There was also a chance for Cowes lifeboat members to present a cheque, intended to show that the circumnavigation had raised £8,775 – although the rowers believed the final figure would be nearer £10,000.
The boat actually set out from Cowes with a six-strong international crew, but two had to leave at separate times during the row for pressing reasons. The whole circumnavigation of nearly 2,000 miles was done by super yacht captain Andy Burns, formerly from Cowes, Simone Talfauld, freelance film marketeer, from Colchester, James Scott, an electrician and a member of Plymouth RNLI lifeboat,, and Mia Showell-Woodsmith, a lawyer in the City but from Australia.
A fifth rower, Liz Grant, a New Zealander who lives in Southampton and is a chief officer with Red Funnel Steamers, had to leave the boat at Aberdeen for medical reasons, but she was at Cowes to welcome her fellow rowers. The sixth rower, Roy Hubbard, an American, had to leave the boat at Skegness because of a family emergency.
The rowing boat was loaned for the event by Tom and Charlie Salt, and sponsorship came from Aquanobel, a Swedish water company. E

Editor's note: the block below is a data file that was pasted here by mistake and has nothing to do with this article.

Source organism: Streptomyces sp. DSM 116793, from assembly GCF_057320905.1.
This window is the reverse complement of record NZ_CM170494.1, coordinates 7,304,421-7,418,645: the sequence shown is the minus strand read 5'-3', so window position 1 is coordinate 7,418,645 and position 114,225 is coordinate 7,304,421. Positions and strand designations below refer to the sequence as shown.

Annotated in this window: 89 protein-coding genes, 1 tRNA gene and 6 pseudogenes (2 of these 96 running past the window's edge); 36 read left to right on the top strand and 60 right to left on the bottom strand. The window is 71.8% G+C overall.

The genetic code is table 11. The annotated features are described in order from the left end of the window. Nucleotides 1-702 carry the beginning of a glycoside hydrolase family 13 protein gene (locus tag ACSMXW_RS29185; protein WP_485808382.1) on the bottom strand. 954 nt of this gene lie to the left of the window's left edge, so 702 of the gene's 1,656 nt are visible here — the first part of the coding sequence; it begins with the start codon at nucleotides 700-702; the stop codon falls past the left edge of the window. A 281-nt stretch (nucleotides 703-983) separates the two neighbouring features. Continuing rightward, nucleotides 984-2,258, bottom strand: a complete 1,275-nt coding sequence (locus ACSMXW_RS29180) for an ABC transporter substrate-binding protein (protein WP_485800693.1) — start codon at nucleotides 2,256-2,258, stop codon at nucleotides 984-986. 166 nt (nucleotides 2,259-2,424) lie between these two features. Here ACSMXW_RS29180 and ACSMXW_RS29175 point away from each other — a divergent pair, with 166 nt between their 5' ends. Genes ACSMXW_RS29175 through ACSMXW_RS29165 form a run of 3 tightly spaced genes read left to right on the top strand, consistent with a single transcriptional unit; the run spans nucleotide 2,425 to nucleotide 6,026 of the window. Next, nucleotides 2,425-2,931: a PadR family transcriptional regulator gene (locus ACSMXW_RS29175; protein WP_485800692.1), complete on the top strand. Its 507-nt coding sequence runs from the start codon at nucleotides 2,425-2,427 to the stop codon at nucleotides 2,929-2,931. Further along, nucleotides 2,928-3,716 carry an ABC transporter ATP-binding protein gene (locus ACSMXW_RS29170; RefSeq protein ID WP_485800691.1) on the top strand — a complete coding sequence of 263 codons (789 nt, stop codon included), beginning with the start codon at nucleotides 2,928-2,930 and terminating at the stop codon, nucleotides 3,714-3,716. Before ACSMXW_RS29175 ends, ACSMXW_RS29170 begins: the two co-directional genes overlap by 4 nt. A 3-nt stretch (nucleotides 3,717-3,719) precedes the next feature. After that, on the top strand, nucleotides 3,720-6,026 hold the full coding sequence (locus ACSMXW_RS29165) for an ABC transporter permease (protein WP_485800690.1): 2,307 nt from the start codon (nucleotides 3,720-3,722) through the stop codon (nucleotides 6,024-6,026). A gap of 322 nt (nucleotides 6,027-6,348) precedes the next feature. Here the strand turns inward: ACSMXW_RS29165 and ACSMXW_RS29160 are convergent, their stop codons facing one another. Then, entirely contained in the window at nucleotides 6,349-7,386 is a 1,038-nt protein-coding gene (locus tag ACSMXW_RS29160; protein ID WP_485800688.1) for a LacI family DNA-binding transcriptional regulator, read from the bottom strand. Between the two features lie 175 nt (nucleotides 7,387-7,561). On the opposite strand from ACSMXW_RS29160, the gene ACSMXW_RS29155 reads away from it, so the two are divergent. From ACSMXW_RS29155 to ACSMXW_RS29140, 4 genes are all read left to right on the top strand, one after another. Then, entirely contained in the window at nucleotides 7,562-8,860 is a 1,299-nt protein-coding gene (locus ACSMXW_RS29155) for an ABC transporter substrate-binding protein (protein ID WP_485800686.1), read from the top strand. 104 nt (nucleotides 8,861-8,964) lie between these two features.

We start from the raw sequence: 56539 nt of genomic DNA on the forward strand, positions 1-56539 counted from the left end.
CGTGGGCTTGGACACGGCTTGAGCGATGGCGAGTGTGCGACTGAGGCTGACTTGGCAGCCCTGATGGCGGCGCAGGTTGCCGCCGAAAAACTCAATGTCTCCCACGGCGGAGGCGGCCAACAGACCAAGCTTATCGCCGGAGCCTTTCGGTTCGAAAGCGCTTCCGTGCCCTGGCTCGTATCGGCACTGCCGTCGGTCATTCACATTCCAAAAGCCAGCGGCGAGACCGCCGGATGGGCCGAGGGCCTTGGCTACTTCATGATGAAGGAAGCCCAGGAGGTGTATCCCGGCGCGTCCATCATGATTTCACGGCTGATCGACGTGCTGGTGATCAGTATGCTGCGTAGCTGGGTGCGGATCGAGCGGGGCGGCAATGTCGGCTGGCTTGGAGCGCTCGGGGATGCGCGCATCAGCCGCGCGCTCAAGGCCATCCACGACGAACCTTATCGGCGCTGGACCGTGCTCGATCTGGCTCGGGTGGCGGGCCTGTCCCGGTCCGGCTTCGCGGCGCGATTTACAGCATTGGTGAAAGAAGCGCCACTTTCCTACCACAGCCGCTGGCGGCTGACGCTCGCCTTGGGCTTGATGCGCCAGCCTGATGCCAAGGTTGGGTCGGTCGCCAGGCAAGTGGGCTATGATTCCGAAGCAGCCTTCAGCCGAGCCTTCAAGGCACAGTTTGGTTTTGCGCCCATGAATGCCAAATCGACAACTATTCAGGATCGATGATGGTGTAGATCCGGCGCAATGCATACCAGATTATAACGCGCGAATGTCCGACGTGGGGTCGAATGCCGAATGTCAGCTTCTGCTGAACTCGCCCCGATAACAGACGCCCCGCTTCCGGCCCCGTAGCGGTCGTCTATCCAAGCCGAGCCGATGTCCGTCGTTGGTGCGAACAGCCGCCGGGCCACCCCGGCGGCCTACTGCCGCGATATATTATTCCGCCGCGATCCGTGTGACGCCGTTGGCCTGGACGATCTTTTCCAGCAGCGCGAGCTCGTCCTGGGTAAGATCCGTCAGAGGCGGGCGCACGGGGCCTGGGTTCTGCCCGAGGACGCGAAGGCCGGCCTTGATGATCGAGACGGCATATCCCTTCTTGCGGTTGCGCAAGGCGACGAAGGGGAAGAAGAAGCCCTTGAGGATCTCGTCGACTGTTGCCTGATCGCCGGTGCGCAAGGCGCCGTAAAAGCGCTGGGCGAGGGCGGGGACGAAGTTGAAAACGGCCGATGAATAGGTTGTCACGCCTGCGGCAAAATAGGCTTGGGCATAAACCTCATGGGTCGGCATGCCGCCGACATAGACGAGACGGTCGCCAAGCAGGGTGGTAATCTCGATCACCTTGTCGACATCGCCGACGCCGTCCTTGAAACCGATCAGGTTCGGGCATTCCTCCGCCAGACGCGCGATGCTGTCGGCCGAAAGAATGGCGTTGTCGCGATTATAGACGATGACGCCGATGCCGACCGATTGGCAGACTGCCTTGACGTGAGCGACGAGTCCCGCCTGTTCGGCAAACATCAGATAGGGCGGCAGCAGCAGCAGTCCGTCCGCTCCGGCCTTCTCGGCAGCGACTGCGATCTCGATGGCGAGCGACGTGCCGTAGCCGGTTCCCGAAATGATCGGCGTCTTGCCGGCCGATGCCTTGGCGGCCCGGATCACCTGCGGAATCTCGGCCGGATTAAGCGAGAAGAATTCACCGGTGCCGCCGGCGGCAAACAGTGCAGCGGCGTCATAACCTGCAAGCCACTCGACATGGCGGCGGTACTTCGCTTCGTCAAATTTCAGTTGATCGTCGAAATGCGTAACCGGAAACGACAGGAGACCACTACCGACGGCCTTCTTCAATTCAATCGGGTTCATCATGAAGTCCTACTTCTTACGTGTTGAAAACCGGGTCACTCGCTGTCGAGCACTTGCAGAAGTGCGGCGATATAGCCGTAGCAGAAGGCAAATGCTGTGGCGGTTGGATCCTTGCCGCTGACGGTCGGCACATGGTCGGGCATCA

Cowes lifeboat crossed the Solent this evening to give follow-up support to a life-threatening drama that had involved three young children.
The incident occurred at Lepe when two men swam out to the children, all believed to be under ten, who were clearly in difficulty.
Although the rescuers and rescued safely reached the shore, the lifeboat arrived to find one of the men face down on the beach, struggling to breath. He was given first aid by a lifeboat member, and also then checked by a fireman and a Lymington coastguard before being handed over to an ambulance.